Losing Has Many Rewards

One of the most important things losing does, particularly for a child, is teaches them how to overcome defeat, how to overcome obstacles, how to overcome failures, and how to properly behave from an emotional point of view.  Losing teaches them to embrace failures in life, and teaches them that anything worthwhile in life is earned.  It also teaches them that when we make mistakes, we are able to learn.  Isn’t that the same ideology regarding school?  If we already knew all there is to know, we wouldn’t have to go to school.  If we were perfect in life, we wouldn’t need anyone.  In the case of failure, it gives people an opportunity to learn from mistakes, and raise their confidence to new heights, based on overcoming failures.  Most importantly, when a child loses in sports, they are forced to go through emotions they may not want to go through.  Plain and simple, losing isn’t done by choice.  When a child experiences competitive loss, he or she is forced to go through the emotions that failure and loss bring about.  Why is this so important?  Because as children get older, they will run into much tougher obstacles than childhood sports.  If all they do is experience positivity, what will their emotional result be when they experience pain, failure, and negativity?  And rest assured, no matter how much as parents we don’t want our children to experience life and the pain it can bring, they 100% will.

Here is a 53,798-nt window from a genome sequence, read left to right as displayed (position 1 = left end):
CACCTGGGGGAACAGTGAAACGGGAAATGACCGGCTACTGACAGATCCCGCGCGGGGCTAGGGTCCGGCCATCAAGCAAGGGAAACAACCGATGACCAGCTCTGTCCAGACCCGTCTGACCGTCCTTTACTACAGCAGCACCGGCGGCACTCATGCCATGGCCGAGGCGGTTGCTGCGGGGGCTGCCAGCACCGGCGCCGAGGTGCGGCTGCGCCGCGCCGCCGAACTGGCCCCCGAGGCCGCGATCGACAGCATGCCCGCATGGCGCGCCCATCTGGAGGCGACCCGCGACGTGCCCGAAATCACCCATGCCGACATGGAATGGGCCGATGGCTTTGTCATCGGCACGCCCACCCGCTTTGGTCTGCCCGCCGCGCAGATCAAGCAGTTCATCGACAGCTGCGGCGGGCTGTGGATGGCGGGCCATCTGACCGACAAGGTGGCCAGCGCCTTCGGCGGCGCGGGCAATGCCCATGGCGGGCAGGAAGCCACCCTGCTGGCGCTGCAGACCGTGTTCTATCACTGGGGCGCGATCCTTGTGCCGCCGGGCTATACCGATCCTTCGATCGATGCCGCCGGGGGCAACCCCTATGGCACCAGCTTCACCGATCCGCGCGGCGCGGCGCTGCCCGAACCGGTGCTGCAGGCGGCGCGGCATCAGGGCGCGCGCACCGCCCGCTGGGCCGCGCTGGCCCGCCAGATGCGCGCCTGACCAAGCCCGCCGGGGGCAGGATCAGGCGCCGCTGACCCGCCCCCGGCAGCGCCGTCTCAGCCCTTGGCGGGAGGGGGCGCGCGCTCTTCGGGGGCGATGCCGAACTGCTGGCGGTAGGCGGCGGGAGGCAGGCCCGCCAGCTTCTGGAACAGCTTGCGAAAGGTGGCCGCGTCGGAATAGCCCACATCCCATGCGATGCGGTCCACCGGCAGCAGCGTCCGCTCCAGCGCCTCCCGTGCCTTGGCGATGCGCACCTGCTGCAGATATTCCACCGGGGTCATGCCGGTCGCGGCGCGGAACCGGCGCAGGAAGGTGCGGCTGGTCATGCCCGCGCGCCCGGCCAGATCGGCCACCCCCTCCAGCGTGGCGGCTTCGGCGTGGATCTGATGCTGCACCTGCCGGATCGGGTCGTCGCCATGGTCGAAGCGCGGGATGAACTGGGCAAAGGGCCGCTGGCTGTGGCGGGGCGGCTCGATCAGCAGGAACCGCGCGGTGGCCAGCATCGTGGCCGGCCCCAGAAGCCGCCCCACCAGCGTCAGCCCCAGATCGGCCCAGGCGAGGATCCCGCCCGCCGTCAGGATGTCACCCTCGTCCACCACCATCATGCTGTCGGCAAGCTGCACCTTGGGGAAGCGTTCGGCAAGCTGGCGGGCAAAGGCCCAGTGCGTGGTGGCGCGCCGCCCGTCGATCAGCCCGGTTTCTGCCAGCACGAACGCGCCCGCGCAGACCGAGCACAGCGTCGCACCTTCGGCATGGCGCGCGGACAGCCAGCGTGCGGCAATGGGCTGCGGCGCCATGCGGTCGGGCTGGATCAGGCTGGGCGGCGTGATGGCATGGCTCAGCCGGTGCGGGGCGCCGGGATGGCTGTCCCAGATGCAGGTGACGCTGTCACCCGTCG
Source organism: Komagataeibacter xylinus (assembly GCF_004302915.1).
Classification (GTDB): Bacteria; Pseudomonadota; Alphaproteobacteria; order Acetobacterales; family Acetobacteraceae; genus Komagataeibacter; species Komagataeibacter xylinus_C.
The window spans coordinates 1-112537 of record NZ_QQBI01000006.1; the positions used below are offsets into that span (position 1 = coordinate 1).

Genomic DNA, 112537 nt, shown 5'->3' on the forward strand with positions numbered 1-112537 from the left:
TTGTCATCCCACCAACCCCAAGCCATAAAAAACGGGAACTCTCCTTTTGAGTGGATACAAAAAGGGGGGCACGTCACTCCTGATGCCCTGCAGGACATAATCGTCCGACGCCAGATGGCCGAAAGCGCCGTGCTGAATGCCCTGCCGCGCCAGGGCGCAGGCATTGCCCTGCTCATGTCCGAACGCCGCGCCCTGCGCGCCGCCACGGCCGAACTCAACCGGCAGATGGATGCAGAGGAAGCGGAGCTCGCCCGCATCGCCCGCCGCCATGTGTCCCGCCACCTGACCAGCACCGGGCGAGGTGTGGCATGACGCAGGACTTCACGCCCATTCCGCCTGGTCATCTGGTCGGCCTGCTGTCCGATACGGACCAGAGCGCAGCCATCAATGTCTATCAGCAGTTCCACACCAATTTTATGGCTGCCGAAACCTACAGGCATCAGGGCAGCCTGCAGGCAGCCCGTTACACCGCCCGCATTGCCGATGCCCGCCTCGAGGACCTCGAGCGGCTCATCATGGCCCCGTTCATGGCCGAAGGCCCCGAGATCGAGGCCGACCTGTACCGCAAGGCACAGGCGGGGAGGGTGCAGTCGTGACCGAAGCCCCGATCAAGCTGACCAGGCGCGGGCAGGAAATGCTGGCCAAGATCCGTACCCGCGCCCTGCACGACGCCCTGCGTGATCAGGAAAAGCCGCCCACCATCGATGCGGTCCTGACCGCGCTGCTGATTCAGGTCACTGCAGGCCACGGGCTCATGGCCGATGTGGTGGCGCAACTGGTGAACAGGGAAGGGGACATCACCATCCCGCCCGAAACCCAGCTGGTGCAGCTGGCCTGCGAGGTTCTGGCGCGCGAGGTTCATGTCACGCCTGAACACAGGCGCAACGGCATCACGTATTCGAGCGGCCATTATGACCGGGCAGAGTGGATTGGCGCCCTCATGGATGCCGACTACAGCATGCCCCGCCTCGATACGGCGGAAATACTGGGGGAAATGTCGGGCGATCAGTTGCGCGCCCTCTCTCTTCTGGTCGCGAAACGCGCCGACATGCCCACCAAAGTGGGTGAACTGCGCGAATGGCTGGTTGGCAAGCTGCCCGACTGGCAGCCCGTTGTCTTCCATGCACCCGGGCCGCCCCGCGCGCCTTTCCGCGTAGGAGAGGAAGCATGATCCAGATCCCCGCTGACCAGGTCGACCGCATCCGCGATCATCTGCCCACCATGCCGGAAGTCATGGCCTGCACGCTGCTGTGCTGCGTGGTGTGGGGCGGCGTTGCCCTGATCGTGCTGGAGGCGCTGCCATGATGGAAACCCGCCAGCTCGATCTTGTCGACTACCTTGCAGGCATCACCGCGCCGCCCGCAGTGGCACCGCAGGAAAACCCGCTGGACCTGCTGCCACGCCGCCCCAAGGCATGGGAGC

Give Your Child The Gift of Losing…Embrace it!

Ultimately, in preparation for adulthood, one of the greatest gifts a child can experience is competitive loss in sports.  One can conclude that if an adult shows a sense of entitlement, they were handed too much…they won too much.  Winning doesn’t have to be seen as sports alone, though.  Winning, in this case, can be seen as anything positive that happens.  And, of course, as parents, we want to only protect our children from bad things; it’s completely normal to feel this way, but are you protecting them too much if all you do is show them “winning”???  Allowing your child to go through the gamut of emotions, evaluate how they react, and then teaching the child how one should act and respond to failures, is what allows the child to learn.  Isn’t learning exactly what we want for our children?  Don’t we want them to become successful through their lives, and to be able to handle responsibilities, handle failures, learn from failures, and grow?  That’s what losing does!  So, you can have your child always experience winning and positivity, but what cost will they pay later in life from you doing so?

Though we live in a very competitive society, and winning is the obvious favored choice, when a child loses in competition, even though they won’t realize it immediately, they are truly being rewarded more than they could ever imagine.  I like to say, “There is no “winning and losing”.  There’s only “winning and learning”.  You win, but when you lose, you learn.”